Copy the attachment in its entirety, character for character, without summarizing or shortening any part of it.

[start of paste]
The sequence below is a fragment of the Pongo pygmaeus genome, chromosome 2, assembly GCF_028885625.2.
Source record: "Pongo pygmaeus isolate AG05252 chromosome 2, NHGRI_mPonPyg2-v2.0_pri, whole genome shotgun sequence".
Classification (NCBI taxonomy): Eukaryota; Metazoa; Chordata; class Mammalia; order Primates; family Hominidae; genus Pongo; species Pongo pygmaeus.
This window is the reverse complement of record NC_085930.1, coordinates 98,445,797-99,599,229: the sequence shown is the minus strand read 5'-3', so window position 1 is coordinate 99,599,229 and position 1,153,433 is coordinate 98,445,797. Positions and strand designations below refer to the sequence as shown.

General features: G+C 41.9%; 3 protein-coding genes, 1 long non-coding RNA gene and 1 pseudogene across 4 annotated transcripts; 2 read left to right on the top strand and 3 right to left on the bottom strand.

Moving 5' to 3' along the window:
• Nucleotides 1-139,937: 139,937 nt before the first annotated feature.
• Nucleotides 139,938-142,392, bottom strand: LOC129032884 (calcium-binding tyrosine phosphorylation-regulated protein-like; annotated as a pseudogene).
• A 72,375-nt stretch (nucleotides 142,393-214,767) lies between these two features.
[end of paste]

The sequence below is a fragment of the Pongo pygmaeus genome, chromosome 2, assembly GCF_028885625.2.
Source record: "Pongo pygmaeus isolate AG05252 chromosome 2, NHGRI_mPonPyg2-v2.0_pri, whole genome shotgun sequence".
Classification (NCBI taxonomy): Eukaryota; Metazoa; Chordata; class Mammalia; order Primates; family Hominidae; genus Pongo; species Pongo pygmaeus.
This window is the reverse complement of record NC_085930.1, coordinates 98,445,797-99,599,229: the sequence shown is the minus strand read 5'-3', so window position 1 is coordinate 99,599,229 and position 1,153,433 is coordinate 98,445,797. Positions and strand designations below refer to the sequence as shown.

General features: G+C 41.9%; 3 protein-coding genes, 1 long non-coding RNA gene and 1 pseudogene across 4 annotated transcripts; 2 read left to right on the top strand and 3 right to left on the bottom strand.

Moving 5' to 3' along the window:
• Nucleotides 1-139,937: 139,937 nt before the first annotated feature.
• Nucleotides 139,938-142,392, bottom strand: LOC129032884 (calcium-binding tyrosine phosphorylation-regulated protein-like; annotated as a pseudogene).
• A 72,375-nt stretch (nucleotides 142,393-214,767) lies between these two features.